For those of you in the US: Hope you had a great Thanksgiving with friends and family with lots to be grateful for.
A few years ago I wrote a short Christmas shopping guide for the endurance athlete that has everything (OK, almost everything) and I had a few requests to do another one for this year. The funny thing is that I would put most of the same things on the list again. Foam rollers are still something that I consider almost mandatory for endurance athletes; a Road ID bracelet is an excellent idea; and compression socks are still a good tool to help with recovery and keeping the legs fresh after long days (CEP and 2XU are still my favorites for sports compression socks). However there are a few new tools in those categories I would recommend as well:
New in the world of self
torturefascial release is the R8 Roller. The R8 roller uses powerful springs to provide the appropriate amount of pressure on the muscles. It works great on the entire leg (especially on the hip flexor attachments and IT band) and I have also found it to help with wrist extensors in the forearm. This would be a great tool for the cyclist, runner, or triathlete. These are primarily available online but if you live in the Monterey Peninsula area the Treadmill in Carmel is a stocking dealer (they also have the best selection of compression socks in the area).
110% Compression gear are not your typical compression clothes. They are compression clothing with pockets for ice packs to provide recovery for sore muscles the same way that an ice bath will help push blood near the skin surface into the body of the muscle to provide nutrients for tired and damaged muscles. Combining compression to help venous return with cold treatment is a very good way to speed recovery. I could see this product being extremely valuable to athletes on the drive home after a long road race.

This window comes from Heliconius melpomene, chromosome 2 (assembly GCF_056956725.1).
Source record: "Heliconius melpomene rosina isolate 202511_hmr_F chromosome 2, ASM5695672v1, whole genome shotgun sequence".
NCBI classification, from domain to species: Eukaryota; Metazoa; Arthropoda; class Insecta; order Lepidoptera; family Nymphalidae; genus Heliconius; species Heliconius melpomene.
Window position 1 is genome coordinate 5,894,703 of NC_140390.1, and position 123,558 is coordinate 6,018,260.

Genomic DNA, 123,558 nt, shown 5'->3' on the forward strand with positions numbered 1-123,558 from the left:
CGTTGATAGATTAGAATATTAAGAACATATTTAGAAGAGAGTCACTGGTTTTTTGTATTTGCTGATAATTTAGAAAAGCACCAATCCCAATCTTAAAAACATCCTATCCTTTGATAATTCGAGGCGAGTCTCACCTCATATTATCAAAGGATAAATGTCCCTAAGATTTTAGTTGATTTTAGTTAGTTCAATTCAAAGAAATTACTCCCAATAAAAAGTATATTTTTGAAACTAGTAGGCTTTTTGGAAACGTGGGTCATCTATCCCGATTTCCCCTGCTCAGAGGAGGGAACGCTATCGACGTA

After reading the last few articles I posted, you could probably guess what my next recommendation would be. A device to measure heart rate variability can be extremely valuable to an athlete. My suggestion would be an Omegawave device for both android and iPhone, or Sweetbeats for iPhone.
A while back I also wrote an article on quantifying activities both in sport and out to get a better a complete picture of the athlete. The two devices I would recommend would be the Basis Band and the Jawbone Up. The Basis band has become my go to device in this category. It tracks heart rate, body temperature, perspiration rates, steps, ride time, run or walk time, and movement to give an extremely accurate estimate of calorie expenditure. All of this data syncs via blue-tooth to your smart phone, or through a USB cradle to your computer, and is accessible both in their app and on the web. The Jawbone is a close second but it is a bit more simplistic only measuring movement. Even with just measuring movement, the Jawbone does a good tracking steps, movement, and sleep to provide a lot of useful information. The Jawbone app is also a bit nicer than the Basis app.
Of course a Burnham Coaching pre-built training program or gift certificate would be an awesome gift for the self-coached athlete looking for some training direction, or any cyclist or triathlete wanting a professional bike fit. Coaching has been shown to provide more improvement on a dollar-to-dollar basis than money spent on any other piece of gear. It many not keep you warm on a cold winter night, but it can make you a faster on a warm summer day.
One of the nicest pieces of kit for this time of the year is a good jacket to keep you warm and dry while putting in the miles. There are a lot of good options out there these days but I have been really impressed with the Zoncolan jacket from Castelli. It is warm without being too warm, provides rain protection while still being a bit breathable, and fits well. It is a bit pricey (not Rapha pricey) but well worth it in my opinion.
Have any other ideas you want to pass along? Leave them in the comments below.
Shop local ya all!